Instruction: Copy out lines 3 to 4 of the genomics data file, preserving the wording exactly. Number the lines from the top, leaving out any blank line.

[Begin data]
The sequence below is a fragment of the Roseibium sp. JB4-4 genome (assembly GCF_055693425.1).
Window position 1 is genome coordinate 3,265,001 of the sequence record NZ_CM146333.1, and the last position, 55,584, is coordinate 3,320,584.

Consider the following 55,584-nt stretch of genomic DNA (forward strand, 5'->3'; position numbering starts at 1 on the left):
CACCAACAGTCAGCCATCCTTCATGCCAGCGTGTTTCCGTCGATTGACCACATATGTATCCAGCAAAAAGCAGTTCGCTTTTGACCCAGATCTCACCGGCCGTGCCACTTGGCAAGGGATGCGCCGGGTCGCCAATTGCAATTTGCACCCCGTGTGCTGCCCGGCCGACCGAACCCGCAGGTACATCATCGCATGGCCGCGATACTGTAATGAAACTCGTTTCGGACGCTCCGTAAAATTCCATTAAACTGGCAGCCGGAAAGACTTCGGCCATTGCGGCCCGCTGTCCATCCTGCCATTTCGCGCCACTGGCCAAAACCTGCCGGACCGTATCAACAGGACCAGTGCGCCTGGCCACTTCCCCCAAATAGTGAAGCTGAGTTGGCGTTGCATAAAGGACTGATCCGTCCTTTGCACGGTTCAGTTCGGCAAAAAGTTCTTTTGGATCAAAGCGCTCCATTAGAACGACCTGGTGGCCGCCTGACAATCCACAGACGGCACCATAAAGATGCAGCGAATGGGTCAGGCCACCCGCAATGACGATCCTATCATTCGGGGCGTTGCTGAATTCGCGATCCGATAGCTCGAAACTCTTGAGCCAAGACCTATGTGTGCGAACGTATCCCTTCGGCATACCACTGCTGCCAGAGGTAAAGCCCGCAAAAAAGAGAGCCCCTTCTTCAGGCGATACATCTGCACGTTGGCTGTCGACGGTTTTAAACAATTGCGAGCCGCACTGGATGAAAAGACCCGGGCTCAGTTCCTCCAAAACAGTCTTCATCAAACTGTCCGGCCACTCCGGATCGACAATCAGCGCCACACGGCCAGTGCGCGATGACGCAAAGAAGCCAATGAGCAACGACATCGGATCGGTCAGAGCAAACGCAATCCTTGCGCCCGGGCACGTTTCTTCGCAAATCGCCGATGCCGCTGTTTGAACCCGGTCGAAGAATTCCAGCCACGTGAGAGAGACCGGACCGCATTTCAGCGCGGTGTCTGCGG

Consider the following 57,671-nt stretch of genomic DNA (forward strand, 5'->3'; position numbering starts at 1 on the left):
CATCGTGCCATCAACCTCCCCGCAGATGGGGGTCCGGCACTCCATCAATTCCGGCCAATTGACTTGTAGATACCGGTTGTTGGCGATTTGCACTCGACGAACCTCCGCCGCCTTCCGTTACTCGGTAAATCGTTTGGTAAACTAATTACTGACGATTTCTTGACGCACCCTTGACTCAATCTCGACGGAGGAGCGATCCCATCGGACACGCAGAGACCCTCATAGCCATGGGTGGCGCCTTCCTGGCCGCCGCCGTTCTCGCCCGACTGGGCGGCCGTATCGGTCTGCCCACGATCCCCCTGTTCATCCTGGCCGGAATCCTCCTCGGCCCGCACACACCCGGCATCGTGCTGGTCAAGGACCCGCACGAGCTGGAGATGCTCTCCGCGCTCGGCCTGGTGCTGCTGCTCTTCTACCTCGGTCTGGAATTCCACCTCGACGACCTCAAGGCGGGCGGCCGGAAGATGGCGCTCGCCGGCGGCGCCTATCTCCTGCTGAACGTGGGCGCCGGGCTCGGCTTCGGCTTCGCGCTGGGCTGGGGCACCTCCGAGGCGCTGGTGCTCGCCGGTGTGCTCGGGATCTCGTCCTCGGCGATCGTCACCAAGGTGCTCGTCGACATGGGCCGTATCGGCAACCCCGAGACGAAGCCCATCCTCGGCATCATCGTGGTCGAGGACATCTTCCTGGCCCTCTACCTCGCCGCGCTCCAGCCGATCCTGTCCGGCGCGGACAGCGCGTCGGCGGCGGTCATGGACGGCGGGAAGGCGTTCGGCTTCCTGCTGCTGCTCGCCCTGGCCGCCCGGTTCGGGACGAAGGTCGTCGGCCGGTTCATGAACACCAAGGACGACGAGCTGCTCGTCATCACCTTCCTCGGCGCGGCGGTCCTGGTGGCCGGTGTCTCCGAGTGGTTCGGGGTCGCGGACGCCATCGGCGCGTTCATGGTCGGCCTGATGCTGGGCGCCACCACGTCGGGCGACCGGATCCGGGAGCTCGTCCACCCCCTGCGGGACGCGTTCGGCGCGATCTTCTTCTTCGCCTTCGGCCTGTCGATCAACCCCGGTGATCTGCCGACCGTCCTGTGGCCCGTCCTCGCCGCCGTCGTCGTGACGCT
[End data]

Consider the following 55,584-nt stretch of genomic DNA (forward strand, 5'->3'; position numbering starts at 1 on the left):
CACCAACAGTCAGCCATCCTTCATGCCAGCGTGTTTCCGTCGATTGACCACATATGTATCCAGCAAAAAGCAGTTCGCTTTTGACCCAGATCTCACCGGCCGTGCCACTTGGCAAGGGATGCGCCGGGTCGCCAATTGCAATTTGCACCCCGTGTGCTGCCCGGCCGACCGAACCCGCAGGTACATCATCGCATGGCCGCGATACTGTAATGAAACTCGTTTCGGACGCTCCGTAAAATTCCATTAAACTGGCAGCCGGAAAGACTTCGGCCATTGCGGCCCGCTGTCCATCCTGCCATTTCGCGCCACTGGCCAAAACCTGCCGGACCGTATCAACAGGACCAGTGCGCCTGGCCACTTCCCCCAAATAGTGAAGCTGAGTTGGCGTTGCATAAAGGACTGATCCGTCCTTTGCACGGTTCAGTTCGGCAAAAAGTTCTTTTGGATCAAAGCGCTCCATTAGAACGACCTGGTGGCCGCCTGACAATCCACAGACGGCACCATAAAGATGCAGCGAATGGGTCAGGCCACCCGCAATGACGATCCTATCATTCGGGGCGTTGCTGAATTCGCGATCCGATAGCTCGAAACTCTTGAGCCAAGACCTATGTGTGCGAACGTATCCCTTCGGCATACCACTGCTGCCAGAGGTAAAGCCCGCAAAAAAGAGAGCCCCTTCTTCAGGCGATACATCTGCACGTTGGCTGTCGACGGTTTTAAACAATTGCGAGCCGCACTGGATGAAAAGACCCGGGCTCAGTTCCTCCAAAACAGTCTTCATCAAACTGTCCGGCCACTCCGGATCGACAATCAGCGCCACACGGCCAGTGCGCGATGACGCAAAGAAGCCAATGAGCAACGACATCGGATCGGTCAGAGCAAACGCAATCCTTGCGCCCGGGCACGTTTCTTCGCAAATCGCCGATGCCGCTGTTTGAACCCGGTCGAAGAATTCCAGCCACGTGAGAGAGACCGGACCGCATTTCAGCGCGGTGTCTGCGG